Monrovia — In Liberia, Hygiene and Sanitation is a national crisis. Feces and garbage are found stockpiled in market places, while many homes are without decent latrine.
On Monday, Liberia joined the world over to celebrate Hand washing Day to shed light on a sector given limited attention.
The celebration focused on the link between hand washing and food including food hygiene and nutrition. The National Water, Sanitation and Hygiene (WASH) Commission highlighted the role that clean hands can play in preserving and saving lives.
The WASH Commission said, in a release, that the benefits of hand washing go beyond protecting one's own health.
"Good hand washing can prevent disease outbreaks as was observed during the Ebola epidemic, reduces absenteeism in schools and workplaces, as well as improve productivity and healthcare outcomes," the commission stressed in a release.
Hand washing is an important element of food safety, disease prevention and has been proven to contribute to the healthy growth of children.
The commission's theme, " Be part of the sanitation solution: Tackling poverty and improving hand hygiene go hand in hand," intends to remind Liberians that hand washing is a vital part of fighting poverty.
The Commission's Chairman and CEO Hon. Bobby Whitfield used the release to caution Liberians, calling on them to take action in preventing the spread of disease.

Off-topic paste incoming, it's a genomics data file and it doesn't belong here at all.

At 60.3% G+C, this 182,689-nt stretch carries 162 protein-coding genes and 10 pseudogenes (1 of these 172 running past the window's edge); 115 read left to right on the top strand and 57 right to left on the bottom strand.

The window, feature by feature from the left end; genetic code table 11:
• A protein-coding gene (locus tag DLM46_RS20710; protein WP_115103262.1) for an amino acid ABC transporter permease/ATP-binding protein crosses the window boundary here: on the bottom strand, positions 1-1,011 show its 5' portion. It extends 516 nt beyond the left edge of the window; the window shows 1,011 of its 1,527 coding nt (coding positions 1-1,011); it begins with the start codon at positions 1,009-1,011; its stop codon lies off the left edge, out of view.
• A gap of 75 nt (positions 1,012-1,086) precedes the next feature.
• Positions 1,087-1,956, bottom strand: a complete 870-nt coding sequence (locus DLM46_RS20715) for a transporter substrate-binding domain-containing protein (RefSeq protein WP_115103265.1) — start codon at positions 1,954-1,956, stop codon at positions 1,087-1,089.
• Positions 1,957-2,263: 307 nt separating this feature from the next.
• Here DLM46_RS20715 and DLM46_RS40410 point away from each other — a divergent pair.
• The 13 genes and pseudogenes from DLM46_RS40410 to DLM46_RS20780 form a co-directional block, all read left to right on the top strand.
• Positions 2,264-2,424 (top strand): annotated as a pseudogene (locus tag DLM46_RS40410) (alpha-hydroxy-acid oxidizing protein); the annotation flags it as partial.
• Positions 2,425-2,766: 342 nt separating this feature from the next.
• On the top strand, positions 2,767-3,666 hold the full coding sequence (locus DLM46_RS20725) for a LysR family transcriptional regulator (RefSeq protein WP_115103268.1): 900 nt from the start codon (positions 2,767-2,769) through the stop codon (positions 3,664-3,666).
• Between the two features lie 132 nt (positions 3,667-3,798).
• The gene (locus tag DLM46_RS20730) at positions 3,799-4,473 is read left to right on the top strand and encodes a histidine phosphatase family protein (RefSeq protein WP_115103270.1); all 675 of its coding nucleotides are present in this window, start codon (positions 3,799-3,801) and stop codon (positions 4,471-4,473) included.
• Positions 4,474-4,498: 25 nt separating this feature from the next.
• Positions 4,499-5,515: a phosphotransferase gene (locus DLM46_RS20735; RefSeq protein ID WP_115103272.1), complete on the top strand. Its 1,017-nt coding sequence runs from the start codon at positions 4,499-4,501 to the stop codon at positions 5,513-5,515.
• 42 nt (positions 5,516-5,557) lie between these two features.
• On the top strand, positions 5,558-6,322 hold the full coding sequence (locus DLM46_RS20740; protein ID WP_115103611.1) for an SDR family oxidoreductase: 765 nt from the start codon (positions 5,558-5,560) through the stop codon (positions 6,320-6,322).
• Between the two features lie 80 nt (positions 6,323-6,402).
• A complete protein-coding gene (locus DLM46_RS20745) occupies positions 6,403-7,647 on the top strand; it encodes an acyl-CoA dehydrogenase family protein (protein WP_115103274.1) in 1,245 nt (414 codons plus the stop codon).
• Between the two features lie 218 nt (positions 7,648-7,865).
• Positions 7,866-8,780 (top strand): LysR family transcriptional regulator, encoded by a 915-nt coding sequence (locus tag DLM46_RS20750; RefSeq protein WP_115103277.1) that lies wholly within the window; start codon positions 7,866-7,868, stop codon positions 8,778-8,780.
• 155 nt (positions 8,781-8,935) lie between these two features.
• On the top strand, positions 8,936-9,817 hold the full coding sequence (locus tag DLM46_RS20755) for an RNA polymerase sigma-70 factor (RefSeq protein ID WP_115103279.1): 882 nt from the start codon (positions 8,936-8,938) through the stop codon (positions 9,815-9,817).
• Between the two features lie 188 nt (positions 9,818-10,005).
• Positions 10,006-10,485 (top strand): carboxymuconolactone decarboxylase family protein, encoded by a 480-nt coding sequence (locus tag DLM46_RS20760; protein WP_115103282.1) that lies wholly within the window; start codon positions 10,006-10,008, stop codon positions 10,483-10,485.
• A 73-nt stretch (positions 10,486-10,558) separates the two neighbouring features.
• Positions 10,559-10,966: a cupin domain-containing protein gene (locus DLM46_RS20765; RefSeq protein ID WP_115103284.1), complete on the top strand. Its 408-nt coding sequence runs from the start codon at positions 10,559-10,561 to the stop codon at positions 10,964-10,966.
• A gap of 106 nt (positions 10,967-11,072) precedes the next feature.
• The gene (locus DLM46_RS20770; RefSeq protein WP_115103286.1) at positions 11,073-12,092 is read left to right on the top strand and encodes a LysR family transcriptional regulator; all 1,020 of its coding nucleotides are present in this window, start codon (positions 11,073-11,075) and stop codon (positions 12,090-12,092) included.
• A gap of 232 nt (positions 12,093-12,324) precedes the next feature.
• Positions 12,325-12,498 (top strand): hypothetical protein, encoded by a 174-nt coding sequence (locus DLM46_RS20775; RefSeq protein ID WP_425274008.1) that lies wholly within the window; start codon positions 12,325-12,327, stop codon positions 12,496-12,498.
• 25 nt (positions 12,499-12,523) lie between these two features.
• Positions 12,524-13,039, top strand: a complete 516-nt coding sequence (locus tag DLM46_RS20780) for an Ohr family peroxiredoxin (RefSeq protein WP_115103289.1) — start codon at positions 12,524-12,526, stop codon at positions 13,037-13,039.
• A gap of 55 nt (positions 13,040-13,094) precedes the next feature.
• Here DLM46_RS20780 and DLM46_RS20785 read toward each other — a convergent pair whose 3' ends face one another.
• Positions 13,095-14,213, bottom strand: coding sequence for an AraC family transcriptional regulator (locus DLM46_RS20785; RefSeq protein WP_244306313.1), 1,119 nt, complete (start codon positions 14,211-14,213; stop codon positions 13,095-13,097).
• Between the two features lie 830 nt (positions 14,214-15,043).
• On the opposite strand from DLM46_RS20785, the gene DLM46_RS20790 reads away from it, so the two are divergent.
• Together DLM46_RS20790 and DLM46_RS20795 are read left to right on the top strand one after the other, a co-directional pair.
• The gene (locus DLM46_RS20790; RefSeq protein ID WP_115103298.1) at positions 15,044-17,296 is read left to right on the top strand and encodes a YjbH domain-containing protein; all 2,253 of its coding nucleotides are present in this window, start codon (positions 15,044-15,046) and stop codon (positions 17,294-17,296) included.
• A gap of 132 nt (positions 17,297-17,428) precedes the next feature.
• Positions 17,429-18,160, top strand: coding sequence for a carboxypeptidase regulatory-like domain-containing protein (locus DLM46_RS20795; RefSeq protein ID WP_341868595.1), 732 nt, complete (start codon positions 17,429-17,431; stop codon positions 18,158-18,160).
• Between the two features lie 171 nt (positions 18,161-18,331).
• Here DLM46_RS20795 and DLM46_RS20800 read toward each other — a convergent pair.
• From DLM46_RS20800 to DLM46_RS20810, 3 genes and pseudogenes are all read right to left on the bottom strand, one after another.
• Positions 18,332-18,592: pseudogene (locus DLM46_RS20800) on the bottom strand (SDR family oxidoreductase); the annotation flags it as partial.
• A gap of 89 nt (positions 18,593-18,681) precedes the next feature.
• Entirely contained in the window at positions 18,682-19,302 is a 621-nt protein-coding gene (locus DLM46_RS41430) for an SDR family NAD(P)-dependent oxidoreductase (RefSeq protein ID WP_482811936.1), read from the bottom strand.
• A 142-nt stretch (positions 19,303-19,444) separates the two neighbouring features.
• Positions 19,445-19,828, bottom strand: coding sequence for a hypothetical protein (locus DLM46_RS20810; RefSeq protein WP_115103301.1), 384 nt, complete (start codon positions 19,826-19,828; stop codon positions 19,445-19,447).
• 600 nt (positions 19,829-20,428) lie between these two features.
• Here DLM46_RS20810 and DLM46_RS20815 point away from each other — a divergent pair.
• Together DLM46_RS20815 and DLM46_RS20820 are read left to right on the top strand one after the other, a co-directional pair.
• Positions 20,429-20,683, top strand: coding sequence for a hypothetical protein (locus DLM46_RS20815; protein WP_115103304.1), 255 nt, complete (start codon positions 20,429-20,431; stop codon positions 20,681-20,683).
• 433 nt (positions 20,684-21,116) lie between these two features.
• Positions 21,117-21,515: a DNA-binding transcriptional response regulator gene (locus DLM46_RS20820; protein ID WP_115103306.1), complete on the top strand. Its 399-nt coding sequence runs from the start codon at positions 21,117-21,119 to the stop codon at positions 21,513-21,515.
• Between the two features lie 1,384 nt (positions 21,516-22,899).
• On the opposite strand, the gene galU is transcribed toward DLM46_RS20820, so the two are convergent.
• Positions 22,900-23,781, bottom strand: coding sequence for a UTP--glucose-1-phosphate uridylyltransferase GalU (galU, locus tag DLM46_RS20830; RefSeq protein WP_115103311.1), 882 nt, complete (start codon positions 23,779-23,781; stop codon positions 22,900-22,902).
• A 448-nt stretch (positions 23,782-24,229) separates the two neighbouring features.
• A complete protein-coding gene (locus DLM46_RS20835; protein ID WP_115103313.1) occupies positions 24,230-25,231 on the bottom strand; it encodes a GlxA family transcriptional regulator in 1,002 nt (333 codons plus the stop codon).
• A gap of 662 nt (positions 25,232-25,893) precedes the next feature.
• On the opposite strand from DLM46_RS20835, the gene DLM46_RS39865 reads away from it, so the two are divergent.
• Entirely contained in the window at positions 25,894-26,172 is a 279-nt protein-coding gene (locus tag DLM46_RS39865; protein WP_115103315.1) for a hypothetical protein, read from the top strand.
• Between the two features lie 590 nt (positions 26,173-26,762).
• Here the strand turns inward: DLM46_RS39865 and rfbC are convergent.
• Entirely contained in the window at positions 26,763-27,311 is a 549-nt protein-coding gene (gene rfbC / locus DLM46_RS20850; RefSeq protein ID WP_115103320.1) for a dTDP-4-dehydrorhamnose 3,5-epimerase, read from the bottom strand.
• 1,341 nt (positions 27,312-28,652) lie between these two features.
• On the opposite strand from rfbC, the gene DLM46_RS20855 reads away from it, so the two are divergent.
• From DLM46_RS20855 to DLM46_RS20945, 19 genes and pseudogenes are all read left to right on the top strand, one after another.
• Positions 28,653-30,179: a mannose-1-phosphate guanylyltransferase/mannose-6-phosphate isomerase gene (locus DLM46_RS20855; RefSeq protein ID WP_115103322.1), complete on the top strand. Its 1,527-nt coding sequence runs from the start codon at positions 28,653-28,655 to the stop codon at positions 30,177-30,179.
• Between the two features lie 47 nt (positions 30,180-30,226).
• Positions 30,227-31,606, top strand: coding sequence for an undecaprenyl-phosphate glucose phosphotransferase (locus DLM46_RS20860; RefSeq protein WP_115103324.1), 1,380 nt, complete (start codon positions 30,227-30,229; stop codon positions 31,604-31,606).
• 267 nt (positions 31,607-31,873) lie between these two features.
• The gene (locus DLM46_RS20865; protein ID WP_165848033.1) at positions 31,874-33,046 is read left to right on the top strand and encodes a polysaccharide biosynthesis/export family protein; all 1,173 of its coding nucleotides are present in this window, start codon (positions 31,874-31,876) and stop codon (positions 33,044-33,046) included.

The commission noted that observing the day "offers us an opportunity to celebrate, to debate policies, challenges and the monitoring of behavior in different settings, and discuss cost-effective sanitation interventions that could prevent diseases and Liberian lives every year."
It added that clean hands reduce the burden of disease by preventing the spread of harmful germs.
"As part of the Weah-led government's "Pro-Poor" Agenda for prosperity and development, we must all play our role in stopping the spread of harmful bacteria," Whitfield said.
The Commission points out that hand washing globally is linked to a 47% reduction in risk of endemic diarrhea, 21% reduction in risk of acute respiratory infections, 50% reduction in risk of pneumonia, substantial reductions in new born infections and improved absorption of nutrients.
Whitefield added that government is committed to improving sanitation and that poor hygiene compliance remains a challenge.